Monday, February 9, 2009
New Contender for Most Grammar-savvy TV Show
In the past, I've dubbed "The Simpsons" the most grammatically savvy show on TV. But now it appears it has some competition.
In just a few short seasons, NBC's "30 Rock" has squeezed in at least four great grammar jokes.
1. In last week's episode, Tracy, the seemingly not-too-smart actor who's the star of the fictional sketch comedy show, tells a supposedly more educated character: "Don't end a sentence with a preposition."
2. In a previous season, Tracy humiliated an Ivy League writer by telling him his "who" should have been "whom."
3. Also last week, it was revealed that star Liz Lemon (Tina Fey) wrote a letter of complaint about the grammar in signage in the New York City subway. Her reasoning: Someone needs to defend "whom."
4. My favorite: Earlier this season, Salma Hayek was demonstrating to love interest Alec Baldwin the power of speaking quickly and authoritatively in Spanish. As she tore through several rapid-fire Spanish sentences, Alec's character Jack, overwhelmed with confusion and passion, at one point mumbled, "Was that the subjunctive?"
I never thought I'd hear the word "subjunctive" on prime time. And that's why "The Simpsons" writers should watch their backs.
Posted by June Casagrande at 10:24 AM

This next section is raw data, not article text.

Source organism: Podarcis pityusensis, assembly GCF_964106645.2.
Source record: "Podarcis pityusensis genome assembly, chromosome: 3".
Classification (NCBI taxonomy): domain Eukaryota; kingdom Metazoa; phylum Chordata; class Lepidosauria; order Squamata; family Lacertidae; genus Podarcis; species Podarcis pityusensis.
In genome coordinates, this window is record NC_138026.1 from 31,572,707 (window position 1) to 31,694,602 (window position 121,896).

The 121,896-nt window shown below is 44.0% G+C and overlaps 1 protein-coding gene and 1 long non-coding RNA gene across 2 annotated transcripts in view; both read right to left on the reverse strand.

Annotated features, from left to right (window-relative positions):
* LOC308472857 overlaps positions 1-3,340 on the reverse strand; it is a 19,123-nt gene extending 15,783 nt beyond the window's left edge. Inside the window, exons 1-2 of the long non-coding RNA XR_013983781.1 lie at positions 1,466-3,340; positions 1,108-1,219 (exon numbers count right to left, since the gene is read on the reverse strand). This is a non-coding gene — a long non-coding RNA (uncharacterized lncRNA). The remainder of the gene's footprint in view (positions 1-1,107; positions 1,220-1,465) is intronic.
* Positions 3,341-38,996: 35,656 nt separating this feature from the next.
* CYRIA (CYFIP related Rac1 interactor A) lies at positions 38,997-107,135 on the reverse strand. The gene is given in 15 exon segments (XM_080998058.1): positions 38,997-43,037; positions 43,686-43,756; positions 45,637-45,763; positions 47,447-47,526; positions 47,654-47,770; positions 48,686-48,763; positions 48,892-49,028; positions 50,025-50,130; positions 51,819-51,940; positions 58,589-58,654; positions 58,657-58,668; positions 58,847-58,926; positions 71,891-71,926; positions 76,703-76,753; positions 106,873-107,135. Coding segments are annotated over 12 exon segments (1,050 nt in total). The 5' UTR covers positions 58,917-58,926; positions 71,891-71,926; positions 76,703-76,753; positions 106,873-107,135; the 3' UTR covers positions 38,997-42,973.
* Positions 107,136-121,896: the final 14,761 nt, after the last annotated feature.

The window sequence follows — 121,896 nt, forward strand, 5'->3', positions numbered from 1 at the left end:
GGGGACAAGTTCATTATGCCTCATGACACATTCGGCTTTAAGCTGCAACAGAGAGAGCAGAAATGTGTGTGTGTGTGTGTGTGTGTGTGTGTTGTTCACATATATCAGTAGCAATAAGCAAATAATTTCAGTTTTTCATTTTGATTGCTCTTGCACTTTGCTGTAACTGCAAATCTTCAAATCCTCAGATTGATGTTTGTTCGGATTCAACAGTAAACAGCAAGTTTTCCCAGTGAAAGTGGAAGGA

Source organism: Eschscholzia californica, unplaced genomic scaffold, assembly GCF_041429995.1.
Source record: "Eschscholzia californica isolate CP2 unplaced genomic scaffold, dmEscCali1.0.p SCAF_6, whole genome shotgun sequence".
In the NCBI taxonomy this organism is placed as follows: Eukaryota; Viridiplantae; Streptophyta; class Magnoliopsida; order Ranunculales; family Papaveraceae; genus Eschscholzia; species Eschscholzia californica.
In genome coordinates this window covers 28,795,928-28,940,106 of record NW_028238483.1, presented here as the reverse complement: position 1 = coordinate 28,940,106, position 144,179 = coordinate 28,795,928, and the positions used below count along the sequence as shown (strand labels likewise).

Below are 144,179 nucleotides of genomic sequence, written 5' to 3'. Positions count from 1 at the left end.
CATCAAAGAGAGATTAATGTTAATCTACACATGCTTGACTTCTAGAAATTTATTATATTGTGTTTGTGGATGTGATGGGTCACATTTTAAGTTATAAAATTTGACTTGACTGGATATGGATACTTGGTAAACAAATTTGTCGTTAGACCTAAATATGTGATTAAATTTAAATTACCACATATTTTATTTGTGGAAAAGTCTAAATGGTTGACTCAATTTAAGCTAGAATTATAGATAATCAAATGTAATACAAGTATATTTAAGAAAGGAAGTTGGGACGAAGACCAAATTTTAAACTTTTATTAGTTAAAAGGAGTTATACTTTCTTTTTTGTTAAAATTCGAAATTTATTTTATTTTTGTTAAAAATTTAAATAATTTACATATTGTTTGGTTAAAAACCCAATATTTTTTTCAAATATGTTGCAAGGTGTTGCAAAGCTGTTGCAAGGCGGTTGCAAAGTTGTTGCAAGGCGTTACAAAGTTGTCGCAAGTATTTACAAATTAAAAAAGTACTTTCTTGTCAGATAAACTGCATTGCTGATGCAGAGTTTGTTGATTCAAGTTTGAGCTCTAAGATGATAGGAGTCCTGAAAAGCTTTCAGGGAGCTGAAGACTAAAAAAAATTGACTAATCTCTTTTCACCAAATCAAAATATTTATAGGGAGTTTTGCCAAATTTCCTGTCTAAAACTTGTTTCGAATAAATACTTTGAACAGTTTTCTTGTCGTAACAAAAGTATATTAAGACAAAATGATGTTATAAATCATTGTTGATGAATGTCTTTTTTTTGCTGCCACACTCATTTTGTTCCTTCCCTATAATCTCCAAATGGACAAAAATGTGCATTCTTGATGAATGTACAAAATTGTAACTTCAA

Labels: 30 rock, alec baldwin, grammar, jack donaghy, liz lemon, subjunctive, tina fey, tracy jordan, tracy morgan, whom
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I can't quite get into "30 Rock," which is odd, because I love Fey and Baldwin. But my new, government-sponsored DTV converter has tempted me to watch all kinds of TV, and I saw episodes 3 and 4. And, yeah, both were funny, so maybe I can get into the show, but I'm not sure that's a good thing.
There's something way too exhilarating about hearing folks talk grammar on TV. Way. Like there should be a 900 number. "Subjunctive" is whatever is the opposite of a safeword. Maybe I shouldn't say all of this out loud. Or, um, maybe I just shouldn't say "subjunctive" out loud.
Okay, now I'm starting to make me feel a little creepy.
And, yes, there is something way too exhilarating about hearing grammar talk on TV. But for me, I figured it was just because there's always a chance someone could mention "Grammar Snobs." Yeah, like THAT's gonna happen.
I think for me it's the obvious fact that intelligence, articulateness and awareness are major turn ons. That and the validation that the beautiful people (at least seem to) care about my nerdy obsessions. Really, I tell myself, they're more like me than they are like the superficially beautiful people who don't care about grammar. I lie to myself like that.
If they put me on the air, I'd mention "Grammar Snobs."
For me, it's all about that weird sense of connection people seem to have with these "friends" of ours (fictional people on the old teevee). When they talk about my interests, it increases that (synthetic) feeling of human connection/friendship.
Alec gets me.
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